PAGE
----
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OPPOSE AND PROPOSE: LESSONS FROM MOVEMENT FOR A NEW SOCIETY
BY ANDREW CORNELL
AK Press, 2011
From 1971 to 1988, a group comprising several hundred “nonviolent revolutionaries” organized into collectives in cities across the country and put in motion a plan: to take down the US empire, while simultaneously uprooting oppressive behavior in themselves and the world around them. They built many Left community institutions that continue to exist today. They used militant direct action to stop weapons shipments to Pakistan—and helped coordinate an action in which 3,000 people occupied the proposed site of a nuclear plant, inadvertently popularizing a form of decision making and action prep that has become standard for large-scale direct actions. Andrew Cornell’s Oppose and Propose!: Lessons from Movement for a New Society offers us a look into this remarkable grouping.
Much of this description may be familiar to students of 1970s movements, in which cadre organizations emerged from 1960s mass-based organizing to prepare the country for revolution. Movement for a New Society (MNS) stands out for its tactical and constructive innovations and active contributions to feminist, environmental, and other movements. Born out of a radical Quaker group—with members who had worked on the Southern Christian Leadership Conference staff—the MNS network grew quickly, to a point when it was able to quickly mobilize activists from seven cities to drive to South Dakota in support of the American Indian Movement’s 1973 occupation of Wounded Knee.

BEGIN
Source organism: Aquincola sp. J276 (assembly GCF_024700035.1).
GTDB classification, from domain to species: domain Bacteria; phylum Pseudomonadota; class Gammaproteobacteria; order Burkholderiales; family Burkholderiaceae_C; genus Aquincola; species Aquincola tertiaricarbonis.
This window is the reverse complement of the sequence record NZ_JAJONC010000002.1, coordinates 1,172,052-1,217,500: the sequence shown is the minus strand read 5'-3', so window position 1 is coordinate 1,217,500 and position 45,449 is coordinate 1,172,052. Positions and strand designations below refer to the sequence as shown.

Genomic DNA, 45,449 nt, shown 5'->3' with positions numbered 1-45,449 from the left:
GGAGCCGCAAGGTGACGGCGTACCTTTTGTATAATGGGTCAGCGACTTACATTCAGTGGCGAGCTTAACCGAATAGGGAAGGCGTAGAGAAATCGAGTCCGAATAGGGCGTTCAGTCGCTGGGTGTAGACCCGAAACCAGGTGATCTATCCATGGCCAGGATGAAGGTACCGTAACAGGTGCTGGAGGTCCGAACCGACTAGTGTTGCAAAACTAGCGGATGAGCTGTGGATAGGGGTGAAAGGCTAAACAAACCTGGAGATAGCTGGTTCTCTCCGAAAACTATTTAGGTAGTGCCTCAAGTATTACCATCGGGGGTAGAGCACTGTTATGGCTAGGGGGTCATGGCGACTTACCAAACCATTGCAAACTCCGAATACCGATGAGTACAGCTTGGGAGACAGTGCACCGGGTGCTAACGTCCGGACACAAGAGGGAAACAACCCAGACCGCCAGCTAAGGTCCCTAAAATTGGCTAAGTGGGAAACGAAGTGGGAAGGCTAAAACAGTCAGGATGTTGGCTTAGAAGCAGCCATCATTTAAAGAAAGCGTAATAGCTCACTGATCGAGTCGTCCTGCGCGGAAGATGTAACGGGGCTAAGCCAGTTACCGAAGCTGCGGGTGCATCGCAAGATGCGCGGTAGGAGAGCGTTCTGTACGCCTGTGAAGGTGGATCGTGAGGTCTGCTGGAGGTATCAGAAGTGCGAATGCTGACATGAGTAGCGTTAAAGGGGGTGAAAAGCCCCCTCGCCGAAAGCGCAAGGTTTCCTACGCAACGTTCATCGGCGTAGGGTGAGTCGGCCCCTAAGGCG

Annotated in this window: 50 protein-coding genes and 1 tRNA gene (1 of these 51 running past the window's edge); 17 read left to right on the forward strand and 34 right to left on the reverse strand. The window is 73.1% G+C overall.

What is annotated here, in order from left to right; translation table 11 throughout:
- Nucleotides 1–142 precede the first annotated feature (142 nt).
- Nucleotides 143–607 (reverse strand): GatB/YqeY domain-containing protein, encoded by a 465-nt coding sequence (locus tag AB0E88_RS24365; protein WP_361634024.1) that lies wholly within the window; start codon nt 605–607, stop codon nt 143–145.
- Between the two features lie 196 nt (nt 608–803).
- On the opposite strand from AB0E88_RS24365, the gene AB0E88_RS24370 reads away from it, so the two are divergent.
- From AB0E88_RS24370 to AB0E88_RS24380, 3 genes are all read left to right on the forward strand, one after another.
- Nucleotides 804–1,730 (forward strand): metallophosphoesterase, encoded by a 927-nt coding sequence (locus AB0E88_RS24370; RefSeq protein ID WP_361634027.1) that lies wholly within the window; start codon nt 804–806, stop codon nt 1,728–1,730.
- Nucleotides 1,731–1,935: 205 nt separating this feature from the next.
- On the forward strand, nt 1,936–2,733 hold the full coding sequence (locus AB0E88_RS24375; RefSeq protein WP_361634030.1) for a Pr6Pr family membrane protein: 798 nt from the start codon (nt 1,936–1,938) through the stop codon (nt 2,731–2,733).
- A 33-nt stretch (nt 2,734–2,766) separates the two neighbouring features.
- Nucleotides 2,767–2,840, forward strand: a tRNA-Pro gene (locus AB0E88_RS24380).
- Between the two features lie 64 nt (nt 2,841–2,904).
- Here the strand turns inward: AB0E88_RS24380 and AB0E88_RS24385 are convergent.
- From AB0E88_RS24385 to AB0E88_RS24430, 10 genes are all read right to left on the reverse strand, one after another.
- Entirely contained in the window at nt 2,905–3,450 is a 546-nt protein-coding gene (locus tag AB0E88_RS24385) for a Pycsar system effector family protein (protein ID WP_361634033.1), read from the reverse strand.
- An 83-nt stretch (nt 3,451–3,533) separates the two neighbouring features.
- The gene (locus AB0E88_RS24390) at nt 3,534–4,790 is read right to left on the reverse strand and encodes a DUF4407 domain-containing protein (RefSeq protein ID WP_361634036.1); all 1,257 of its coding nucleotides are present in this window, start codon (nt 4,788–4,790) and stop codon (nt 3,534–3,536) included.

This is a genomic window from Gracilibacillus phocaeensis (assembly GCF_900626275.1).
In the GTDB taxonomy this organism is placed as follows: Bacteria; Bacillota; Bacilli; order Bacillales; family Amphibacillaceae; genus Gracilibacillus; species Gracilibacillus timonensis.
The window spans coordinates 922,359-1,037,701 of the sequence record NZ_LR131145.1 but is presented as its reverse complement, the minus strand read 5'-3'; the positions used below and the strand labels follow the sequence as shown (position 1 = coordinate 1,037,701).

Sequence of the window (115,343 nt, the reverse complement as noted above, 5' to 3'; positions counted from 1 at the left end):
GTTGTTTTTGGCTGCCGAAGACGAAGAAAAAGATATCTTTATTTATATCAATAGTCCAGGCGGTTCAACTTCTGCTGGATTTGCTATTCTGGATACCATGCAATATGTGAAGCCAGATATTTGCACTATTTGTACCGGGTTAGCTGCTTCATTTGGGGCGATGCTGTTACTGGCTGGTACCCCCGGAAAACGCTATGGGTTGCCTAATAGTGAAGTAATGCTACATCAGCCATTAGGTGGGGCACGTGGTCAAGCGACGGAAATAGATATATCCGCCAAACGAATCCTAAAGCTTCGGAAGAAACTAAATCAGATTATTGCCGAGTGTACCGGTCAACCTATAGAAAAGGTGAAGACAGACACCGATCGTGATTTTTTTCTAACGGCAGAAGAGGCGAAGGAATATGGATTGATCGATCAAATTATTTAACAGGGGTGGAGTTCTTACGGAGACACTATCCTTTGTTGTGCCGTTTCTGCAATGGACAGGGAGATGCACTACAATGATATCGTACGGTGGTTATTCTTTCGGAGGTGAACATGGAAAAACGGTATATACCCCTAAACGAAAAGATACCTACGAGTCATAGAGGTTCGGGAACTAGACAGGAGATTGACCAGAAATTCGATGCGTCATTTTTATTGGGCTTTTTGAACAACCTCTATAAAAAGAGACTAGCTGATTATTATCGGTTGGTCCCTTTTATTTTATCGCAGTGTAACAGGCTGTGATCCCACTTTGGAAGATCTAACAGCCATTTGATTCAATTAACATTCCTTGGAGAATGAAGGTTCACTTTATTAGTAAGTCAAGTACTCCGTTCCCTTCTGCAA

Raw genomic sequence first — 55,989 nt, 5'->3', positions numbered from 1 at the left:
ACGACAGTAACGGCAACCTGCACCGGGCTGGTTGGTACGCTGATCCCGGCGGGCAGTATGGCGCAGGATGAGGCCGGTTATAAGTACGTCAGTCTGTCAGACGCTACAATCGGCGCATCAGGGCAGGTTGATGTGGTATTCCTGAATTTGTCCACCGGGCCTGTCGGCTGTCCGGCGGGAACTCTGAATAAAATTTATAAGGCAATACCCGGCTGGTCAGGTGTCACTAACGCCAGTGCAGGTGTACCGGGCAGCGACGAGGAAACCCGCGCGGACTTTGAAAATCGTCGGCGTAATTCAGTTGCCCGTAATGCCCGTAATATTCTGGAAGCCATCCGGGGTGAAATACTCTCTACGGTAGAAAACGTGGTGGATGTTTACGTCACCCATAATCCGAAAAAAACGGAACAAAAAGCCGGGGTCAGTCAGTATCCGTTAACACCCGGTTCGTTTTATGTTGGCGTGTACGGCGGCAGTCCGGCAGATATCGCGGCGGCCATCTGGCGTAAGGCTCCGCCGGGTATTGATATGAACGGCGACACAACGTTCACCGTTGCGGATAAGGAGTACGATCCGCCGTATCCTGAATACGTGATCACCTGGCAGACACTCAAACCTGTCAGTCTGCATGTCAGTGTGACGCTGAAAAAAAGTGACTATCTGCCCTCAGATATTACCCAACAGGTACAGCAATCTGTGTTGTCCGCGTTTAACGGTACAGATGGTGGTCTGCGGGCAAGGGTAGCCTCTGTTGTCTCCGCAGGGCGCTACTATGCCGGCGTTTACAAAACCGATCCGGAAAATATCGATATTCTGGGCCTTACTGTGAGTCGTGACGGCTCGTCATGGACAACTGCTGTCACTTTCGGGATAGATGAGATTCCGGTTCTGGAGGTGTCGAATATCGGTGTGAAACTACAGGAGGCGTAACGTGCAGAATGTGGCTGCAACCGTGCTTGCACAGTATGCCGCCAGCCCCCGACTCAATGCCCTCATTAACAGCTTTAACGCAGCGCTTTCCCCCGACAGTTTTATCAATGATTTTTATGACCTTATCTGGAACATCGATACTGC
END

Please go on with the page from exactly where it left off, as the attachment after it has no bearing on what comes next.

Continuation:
The core of MNS’ recruitment and leadership development was skills-based training seminars. They also led a nine-month political education program continuously for eleven years. Their “macro-seminars” looked at US imperialism in connection with capitalism, racism, and other forms of oppression. They intended to be “the leaven in the bread that makes the bread of revolution rise,” and put priority on preparing cadre to disperse themselves into movements beyond their Philadelphia base.
As a mostly-white group with their largest base in West Philadelphia, they had a unique approach to antigentrification work and racial solidarity. Realizing that racial blockbusting was driving white people and resources out of the neighborhood, they chose to focus on a particular part of West Philly to invest in buying property—including 15 houses that still exist today in a land trust, largely populated by multigenerational activists. MNS sought to organize with white residents wary of new Black neighbors, offering a home repair service to support existing residents in staying. Their community safety patrols—armed with air horns—were designed in part to reduce the racial fear that was a cause of white flight. They also worked in solidarity with Black-organized eviction defense of squatted vacant buildings.